Have you ever been in a situation where the compressor you were working on was not properly labeled and you were unsure of which terminal was “Common”, “Run”, or “Start”? There is a way to determine what leads are by measuring ohms.
Safety First! Remove all power to unit and properly lock out. It is recommended not to work directly in front of the compressor terminals. There is a possibility that the terminals pins have been damaged to the point where the seal that holds them in place can break and release the refrigerant.
Discharge all capacitors and remove plug or wires from the contactor. Inspect the terminal posts to ensure that they are not burnt or corroded. This could cause inaccurate readings. Measure and record the resistance between terminals. Clean as needed and measure resistance.
The resistance (ohms) between Run and Common will be the lowest reading. The resistance (ohms) between Start and Common will be the middle reading. The resistance (ohms) between Start and Run will be the highest reading.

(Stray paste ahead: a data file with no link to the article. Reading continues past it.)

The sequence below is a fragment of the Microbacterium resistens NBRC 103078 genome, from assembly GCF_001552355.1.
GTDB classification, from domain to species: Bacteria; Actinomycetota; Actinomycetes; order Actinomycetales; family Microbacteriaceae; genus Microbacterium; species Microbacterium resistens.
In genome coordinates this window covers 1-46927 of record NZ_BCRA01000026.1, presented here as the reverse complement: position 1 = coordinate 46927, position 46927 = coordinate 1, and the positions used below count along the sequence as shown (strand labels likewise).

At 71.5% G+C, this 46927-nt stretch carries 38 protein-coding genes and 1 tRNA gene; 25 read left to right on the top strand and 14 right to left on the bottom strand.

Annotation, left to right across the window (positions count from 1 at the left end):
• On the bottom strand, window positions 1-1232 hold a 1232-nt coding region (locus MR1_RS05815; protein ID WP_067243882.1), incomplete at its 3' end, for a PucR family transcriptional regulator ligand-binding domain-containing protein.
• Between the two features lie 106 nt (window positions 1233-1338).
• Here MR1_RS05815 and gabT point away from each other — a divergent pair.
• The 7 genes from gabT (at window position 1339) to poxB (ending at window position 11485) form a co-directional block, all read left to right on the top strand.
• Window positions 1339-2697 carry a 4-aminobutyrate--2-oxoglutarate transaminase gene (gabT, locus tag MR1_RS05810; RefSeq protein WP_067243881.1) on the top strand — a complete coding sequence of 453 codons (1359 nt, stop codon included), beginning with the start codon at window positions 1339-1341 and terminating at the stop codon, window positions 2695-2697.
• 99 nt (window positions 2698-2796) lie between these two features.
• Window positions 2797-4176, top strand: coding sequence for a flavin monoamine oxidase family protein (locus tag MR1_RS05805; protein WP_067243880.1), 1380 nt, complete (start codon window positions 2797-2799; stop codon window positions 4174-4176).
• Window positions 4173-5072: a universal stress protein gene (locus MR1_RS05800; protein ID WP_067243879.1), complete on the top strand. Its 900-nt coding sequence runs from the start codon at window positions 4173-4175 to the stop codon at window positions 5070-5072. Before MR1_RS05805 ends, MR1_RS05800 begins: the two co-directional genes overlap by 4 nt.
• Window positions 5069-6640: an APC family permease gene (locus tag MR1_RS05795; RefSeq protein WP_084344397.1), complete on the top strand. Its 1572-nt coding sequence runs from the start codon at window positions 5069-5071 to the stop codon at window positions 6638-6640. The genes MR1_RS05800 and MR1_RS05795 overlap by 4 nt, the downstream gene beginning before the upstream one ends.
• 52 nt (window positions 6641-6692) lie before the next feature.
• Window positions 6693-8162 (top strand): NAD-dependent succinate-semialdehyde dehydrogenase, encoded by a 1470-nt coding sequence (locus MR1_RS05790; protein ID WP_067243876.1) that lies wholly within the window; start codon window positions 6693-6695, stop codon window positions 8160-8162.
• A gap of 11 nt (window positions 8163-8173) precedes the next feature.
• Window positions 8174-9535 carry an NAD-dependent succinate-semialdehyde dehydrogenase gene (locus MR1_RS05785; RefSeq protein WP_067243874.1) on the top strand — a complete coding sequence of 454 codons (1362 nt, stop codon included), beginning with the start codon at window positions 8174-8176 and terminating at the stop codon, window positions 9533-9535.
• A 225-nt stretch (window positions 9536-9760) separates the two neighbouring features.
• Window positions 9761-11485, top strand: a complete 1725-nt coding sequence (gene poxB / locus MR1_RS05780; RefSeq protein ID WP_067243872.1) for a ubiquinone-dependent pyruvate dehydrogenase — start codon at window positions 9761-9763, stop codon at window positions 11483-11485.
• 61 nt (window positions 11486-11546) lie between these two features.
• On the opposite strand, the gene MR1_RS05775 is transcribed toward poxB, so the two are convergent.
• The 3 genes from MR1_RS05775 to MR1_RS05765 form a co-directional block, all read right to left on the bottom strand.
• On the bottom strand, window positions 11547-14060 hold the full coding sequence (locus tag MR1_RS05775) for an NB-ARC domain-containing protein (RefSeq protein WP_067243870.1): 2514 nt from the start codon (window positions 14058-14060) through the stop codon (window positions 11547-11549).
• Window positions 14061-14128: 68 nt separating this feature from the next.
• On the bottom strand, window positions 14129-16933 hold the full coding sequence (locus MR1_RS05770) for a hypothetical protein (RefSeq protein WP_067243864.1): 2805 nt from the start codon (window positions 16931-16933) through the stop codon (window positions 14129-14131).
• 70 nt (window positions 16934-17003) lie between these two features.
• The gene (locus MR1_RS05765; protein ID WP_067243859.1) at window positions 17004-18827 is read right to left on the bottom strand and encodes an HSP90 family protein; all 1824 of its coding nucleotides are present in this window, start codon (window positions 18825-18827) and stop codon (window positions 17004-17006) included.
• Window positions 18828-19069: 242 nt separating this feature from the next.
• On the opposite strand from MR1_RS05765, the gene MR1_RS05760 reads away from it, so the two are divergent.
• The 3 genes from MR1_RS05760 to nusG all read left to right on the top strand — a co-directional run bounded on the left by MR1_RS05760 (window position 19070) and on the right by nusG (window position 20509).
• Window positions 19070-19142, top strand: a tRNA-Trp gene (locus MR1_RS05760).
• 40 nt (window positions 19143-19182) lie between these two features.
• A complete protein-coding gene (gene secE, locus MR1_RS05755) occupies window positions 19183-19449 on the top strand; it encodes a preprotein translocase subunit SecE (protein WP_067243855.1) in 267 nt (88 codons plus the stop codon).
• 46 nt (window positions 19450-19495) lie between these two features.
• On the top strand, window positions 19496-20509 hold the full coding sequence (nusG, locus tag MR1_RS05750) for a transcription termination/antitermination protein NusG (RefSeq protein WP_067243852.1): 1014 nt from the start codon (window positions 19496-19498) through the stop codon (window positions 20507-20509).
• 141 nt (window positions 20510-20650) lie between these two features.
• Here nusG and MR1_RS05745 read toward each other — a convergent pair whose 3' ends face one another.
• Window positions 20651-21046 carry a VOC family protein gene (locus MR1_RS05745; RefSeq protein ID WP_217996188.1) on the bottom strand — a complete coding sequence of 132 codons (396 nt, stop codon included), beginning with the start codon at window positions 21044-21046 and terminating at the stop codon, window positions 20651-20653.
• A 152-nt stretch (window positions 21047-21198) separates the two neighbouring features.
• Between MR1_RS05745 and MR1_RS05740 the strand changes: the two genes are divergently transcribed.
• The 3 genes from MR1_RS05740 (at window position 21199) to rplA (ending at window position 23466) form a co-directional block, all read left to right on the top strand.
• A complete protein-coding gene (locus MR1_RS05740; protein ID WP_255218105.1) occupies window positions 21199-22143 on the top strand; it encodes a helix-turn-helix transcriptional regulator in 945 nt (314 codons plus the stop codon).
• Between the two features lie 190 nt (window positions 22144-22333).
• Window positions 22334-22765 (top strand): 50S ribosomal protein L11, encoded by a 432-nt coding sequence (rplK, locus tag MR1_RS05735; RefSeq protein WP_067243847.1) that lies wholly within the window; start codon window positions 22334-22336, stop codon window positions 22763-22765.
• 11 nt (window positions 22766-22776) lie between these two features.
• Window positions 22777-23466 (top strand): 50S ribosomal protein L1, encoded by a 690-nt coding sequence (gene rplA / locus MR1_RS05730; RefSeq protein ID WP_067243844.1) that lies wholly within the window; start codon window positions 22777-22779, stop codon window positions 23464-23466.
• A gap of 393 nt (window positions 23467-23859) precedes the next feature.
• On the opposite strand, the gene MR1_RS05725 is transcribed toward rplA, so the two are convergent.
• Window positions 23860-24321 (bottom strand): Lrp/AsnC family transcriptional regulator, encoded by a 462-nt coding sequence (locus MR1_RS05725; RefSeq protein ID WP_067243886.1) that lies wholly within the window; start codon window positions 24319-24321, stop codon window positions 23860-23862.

Most compressors have an internal overload that will open if the compressor gets to hot. The overload is wired in the common leg and will prevent the compressor from running if tripped. When tripped, you will read infinity between start to common and run to common, but you will read resistance between run and start. You will have to let the compressor cool and the overload to should reset before further testing. Compressors can take hours to cool down and the overload to reset.
Formula: CS + CR = SR
The run winding has the least resistance and carry the most current = CR
The start winding have the medium resistance and carry least current = CS
The total of the run and start windings is the high windings = SR
S—Medium ohms—C—Small ohms—R
CS = 11
CR = 4
RS = 15
S—11 ohms—C—4 ohms—R
This same formula can be used on motors when the data tag cannot be read.